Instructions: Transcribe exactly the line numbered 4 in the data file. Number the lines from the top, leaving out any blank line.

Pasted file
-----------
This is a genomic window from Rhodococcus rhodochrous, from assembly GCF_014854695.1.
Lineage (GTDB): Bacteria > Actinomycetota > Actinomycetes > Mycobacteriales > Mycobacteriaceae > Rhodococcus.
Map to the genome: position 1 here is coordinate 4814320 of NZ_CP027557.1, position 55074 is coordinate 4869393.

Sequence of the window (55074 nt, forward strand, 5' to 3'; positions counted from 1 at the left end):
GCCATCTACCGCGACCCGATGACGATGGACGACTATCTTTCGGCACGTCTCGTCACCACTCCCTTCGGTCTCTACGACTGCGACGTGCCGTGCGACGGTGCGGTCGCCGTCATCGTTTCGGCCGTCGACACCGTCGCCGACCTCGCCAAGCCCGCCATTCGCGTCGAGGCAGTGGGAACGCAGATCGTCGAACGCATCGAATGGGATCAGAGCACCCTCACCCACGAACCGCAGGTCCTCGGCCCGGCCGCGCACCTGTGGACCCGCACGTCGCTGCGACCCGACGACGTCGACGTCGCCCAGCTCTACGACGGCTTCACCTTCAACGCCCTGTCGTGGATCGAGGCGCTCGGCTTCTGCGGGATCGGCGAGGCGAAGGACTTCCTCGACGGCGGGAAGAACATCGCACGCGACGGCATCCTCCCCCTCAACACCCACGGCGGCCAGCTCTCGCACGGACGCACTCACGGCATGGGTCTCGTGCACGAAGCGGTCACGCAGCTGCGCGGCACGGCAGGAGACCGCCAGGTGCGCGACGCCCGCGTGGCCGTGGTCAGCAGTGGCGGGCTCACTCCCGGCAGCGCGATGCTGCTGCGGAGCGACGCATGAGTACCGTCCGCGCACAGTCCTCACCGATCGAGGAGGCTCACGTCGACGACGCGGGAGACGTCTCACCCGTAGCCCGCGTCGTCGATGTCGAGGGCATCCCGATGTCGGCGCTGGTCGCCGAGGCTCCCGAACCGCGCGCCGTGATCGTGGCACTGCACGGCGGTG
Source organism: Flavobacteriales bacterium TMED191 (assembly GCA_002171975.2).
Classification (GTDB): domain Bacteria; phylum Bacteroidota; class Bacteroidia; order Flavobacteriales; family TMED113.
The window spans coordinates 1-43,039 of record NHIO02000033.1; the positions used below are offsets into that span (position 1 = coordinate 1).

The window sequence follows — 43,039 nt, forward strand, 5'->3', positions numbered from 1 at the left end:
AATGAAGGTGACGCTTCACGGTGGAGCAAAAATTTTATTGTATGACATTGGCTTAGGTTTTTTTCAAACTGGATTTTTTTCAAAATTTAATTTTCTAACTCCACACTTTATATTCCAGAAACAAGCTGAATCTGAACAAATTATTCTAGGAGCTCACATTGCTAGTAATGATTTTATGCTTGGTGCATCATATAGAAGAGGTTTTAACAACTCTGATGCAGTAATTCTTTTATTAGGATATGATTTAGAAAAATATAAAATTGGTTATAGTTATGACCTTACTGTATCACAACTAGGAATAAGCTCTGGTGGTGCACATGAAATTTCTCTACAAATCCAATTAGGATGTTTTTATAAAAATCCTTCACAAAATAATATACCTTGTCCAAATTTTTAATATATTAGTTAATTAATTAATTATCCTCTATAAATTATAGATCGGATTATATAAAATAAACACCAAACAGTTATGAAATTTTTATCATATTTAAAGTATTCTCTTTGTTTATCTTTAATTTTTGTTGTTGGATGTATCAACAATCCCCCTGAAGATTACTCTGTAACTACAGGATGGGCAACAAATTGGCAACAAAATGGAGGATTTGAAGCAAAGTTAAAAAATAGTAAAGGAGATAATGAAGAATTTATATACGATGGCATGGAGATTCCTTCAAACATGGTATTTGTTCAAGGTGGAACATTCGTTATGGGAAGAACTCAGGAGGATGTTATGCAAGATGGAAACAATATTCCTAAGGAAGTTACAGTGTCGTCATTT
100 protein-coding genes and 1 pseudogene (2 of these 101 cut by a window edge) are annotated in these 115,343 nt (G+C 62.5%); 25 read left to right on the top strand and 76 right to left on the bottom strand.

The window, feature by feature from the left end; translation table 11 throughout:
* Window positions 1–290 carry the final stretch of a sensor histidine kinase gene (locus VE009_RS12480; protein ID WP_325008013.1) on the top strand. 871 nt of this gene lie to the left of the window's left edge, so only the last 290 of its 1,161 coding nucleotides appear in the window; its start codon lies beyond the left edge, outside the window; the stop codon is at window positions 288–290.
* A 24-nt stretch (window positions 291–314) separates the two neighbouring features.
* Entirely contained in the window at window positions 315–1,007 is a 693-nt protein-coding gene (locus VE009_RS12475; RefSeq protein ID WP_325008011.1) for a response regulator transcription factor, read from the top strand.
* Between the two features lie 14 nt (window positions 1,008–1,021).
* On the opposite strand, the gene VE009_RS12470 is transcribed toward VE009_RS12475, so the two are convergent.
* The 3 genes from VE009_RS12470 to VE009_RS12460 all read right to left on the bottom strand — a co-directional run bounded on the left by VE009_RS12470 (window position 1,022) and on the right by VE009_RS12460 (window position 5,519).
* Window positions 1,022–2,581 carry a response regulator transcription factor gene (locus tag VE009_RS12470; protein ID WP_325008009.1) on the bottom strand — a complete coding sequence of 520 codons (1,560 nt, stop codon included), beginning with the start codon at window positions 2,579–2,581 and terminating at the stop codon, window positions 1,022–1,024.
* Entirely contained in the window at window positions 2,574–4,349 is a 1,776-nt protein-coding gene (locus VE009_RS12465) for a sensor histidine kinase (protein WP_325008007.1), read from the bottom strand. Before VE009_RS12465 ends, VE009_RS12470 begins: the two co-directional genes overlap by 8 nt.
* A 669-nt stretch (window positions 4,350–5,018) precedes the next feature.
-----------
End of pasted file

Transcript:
Sequence of the window (55074 nt, forward strand, 5' to 3'; positions counted from 1 at the left end):